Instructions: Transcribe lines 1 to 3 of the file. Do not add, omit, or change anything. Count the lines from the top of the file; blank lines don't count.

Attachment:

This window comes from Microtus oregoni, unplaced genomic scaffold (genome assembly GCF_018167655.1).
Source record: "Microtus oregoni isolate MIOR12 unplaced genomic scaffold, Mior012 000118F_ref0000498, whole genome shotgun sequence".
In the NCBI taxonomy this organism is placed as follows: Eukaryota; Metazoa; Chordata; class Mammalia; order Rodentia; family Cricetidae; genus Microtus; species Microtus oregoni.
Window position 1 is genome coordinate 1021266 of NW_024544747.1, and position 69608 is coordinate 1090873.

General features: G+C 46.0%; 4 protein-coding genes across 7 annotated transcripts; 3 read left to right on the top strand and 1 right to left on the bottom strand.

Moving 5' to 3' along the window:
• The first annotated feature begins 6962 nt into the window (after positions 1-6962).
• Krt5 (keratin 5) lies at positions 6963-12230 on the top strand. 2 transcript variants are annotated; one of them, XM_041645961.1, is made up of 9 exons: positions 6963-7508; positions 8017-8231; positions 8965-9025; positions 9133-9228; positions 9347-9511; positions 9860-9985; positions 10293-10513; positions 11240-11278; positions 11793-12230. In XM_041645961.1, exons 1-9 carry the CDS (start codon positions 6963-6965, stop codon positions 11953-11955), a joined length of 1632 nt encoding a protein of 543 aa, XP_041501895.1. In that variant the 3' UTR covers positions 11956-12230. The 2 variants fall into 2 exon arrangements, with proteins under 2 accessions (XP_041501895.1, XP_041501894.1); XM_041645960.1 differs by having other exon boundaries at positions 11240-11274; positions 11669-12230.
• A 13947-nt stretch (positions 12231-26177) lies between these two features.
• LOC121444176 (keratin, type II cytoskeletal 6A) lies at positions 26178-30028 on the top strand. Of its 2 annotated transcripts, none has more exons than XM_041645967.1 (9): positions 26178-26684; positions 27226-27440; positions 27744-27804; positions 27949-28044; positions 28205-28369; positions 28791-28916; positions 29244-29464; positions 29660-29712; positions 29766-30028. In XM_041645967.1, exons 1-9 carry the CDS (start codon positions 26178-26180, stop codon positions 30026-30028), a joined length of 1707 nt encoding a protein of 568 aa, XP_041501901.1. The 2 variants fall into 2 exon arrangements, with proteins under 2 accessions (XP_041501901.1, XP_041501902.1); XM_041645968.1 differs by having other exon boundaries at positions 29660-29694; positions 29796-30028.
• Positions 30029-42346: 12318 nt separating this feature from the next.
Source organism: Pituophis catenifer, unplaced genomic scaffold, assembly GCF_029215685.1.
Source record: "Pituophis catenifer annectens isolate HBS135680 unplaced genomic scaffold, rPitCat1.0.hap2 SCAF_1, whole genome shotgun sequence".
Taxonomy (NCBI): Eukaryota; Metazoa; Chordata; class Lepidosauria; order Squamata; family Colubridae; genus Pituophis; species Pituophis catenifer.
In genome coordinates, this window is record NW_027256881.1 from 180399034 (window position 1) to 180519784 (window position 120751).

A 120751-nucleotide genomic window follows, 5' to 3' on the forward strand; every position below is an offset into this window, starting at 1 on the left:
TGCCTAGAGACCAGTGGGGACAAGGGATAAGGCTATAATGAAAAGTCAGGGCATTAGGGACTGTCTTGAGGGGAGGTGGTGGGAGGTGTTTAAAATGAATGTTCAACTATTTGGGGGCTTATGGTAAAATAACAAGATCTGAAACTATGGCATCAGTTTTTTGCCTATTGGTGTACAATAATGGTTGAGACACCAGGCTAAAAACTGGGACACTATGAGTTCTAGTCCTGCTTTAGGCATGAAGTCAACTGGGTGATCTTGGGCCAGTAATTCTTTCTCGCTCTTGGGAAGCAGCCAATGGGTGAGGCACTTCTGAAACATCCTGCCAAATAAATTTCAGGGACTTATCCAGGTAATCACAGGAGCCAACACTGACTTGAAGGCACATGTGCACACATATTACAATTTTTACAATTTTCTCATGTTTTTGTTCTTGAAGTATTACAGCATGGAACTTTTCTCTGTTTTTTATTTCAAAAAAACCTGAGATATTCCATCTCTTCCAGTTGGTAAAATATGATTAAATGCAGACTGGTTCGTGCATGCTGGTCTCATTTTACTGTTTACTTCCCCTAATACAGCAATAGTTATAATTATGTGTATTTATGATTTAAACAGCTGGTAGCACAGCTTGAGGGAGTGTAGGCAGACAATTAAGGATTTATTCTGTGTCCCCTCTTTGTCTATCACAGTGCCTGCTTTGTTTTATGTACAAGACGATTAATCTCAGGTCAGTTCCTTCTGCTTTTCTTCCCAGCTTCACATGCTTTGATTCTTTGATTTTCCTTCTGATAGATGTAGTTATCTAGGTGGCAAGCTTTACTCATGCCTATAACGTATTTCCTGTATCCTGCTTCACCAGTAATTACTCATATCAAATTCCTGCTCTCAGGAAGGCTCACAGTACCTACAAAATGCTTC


This window comes from Microtus oregoni, unplaced genomic scaffold (genome assembly GCF_018167655.1).
Source record: "Microtus oregoni isolate MIOR12 unplaced genomic scaffold, Mior012 000118F_ref0000498, whole genome shotgun sequence".
In the NCBI taxonomy this organism is placed as follows: Eukaryota; Metazoa; Chordata; class Mammalia; order Rodentia; family Cricetidae; genus Microtus; species Microtus oregoni.